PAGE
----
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Cognitive Impairment Seen in Overweight Retired NFL Players

THURSDAY, Jan. 19 (HealthDay News) -- Overweight retired National Football League (NFL) players have decreased blood flow in certain areas of the brain as well as significant decreases in attention, cognitive proficiency, and memory, according to a study published online Jan. 17 in Translational Psychiatry.

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Study IDs Optimal Interval Between Bone Density Tests

WEDNESDAY, Jan. 18 (HealthDay News) -- The recommended bone mineral density (BMD) screening interval is approximately 16 years for postmenopausal women with normal BMD, 4.5 years for women with moderate osteopenia, and one year for women with advanced osteopenia, according to a study published in the Jan. 19 issue of the New England Journal of Medicine.

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Age-Related Intelligence Changes Linked to Genetics

WEDNESDAY, Jan. 18 (HealthDay News) -- Genetic factors account for some of the changes in intelligence that occur between childhood and old age, according to a letter published online Jan. 18 in Nature.

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Cybercycling Improves Cognitive Function in Elderly

WEDNESDAY, Jan. 18 (HealthDay News) -- Virtual reality-enhanced exercise, or "exergames," such as cybercycling, is associated with a greater cognitive benefit for older adults than traditional exercise, according to a study published online Jan. 17 in the American Journal of Preventive Medicine.

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Rates of Post-Arthroplasty Symptomatic VTE Identified

WEDNESDAY, Jan. 18 (HealthDay News) -- The rates of postoperative symptomatic venous thromboembolism (VTE) are 1.09 percent after total or partial knee arthroplasty (TPKA) and 0.53 percent after total or partial hip arthroplasty (TPHA), according to a review published in the Jan. 18 issue of the Journal of the American Medical Association.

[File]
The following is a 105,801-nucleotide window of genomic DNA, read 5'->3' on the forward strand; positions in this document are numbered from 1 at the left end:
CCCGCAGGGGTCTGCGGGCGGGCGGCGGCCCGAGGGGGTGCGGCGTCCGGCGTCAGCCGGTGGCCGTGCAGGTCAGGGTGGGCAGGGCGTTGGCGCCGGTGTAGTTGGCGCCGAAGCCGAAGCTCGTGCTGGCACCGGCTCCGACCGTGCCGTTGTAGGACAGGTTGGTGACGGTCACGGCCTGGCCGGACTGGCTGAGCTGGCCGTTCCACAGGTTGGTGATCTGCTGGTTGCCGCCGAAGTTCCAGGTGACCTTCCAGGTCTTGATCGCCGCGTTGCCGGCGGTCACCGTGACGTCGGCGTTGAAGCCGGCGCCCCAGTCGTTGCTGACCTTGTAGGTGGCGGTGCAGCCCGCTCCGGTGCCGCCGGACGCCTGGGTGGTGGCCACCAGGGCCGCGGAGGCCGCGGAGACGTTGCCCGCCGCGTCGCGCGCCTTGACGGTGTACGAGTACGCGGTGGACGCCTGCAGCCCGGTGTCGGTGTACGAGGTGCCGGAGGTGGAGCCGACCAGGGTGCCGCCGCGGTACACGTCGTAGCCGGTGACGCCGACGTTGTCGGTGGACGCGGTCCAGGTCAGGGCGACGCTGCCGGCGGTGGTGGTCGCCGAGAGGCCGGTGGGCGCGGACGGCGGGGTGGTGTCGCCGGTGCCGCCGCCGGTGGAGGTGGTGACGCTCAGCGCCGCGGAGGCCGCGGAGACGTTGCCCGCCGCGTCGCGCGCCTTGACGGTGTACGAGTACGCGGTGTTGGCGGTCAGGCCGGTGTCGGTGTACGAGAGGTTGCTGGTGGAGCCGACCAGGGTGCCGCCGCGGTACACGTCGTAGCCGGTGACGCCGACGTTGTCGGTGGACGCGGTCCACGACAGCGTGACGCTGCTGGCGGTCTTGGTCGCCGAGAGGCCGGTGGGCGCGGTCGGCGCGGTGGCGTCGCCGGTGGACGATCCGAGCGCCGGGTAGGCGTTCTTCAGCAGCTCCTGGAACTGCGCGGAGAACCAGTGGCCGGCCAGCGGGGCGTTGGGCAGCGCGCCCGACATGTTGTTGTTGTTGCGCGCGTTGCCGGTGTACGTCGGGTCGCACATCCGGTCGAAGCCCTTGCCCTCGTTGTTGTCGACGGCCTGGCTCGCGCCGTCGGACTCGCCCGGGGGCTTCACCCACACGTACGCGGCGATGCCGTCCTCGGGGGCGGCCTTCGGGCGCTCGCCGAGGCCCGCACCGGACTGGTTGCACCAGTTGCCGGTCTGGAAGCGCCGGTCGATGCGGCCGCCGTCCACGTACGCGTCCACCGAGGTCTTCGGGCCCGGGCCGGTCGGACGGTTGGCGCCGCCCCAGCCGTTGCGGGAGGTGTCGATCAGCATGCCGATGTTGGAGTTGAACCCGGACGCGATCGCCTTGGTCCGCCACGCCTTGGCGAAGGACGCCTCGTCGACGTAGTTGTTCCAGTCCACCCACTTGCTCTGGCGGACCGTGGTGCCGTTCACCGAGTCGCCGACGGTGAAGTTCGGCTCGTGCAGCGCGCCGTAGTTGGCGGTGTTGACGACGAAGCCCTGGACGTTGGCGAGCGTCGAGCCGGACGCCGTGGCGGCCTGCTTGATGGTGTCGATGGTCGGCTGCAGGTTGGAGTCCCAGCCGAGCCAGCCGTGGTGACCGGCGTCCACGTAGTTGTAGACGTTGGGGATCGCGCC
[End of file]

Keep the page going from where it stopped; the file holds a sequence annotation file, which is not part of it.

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Tool Predicts Improved Function After Hip Arthroplasty

TUESDAY, Jan. 17 (HealthDay News) -- Preoperative patient characteristics and radiographic assessment can be used to predict expected functional improvement for patients undergoing total hip arthroplasty (THA), according to a study published online Jan. 9 in Arthritis Care & Research.

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Comorbidities Affect Hospital Costs After Hip Fracture

TUESDAY, Jan. 17 (HealthDay News) -- For older Americans with hip fracture, the presence of comorbidities is associated with increased cost of hospitalization, according to a study published in the Jan. 4 issue of The Journal of Bone & Joint Surgery.

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Untreated Sleep Apnea Linked to Cardio Mortality in Women

TUESDAY, Jan. 17 (HealthDay News) -- Untreated obstructive sleep apnea (OSA) is associated with increased cardiovascular mortality in women, but continuous positive airway pressure (CPAP) treatment reduces the risk of mortality, according to a study published in the Jan. 17 issue of the Annals of Internal Medicine.

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Endovascular Graft Approved for Tears of Aorta

MONDAY, Jan. 16 (HealthDay News) -- The U.S. Food and Drug Administration has expanded approval of an endovascular graft to include ruptures of the aorta.

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Patients With Breast Cancer Lack Knowledge of the Disease

MONDAY, Jan. 16 (HealthDay News) -- Many early-stage breast cancer survivors lack knowledge about their disease and report not being involved in treatment decisions, although most receive treatment consistent with their goals, according to a study published in the January issue of the Journal of the American College of Surgeons.

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Access to Quality Primary Care Reduces Mortality Risk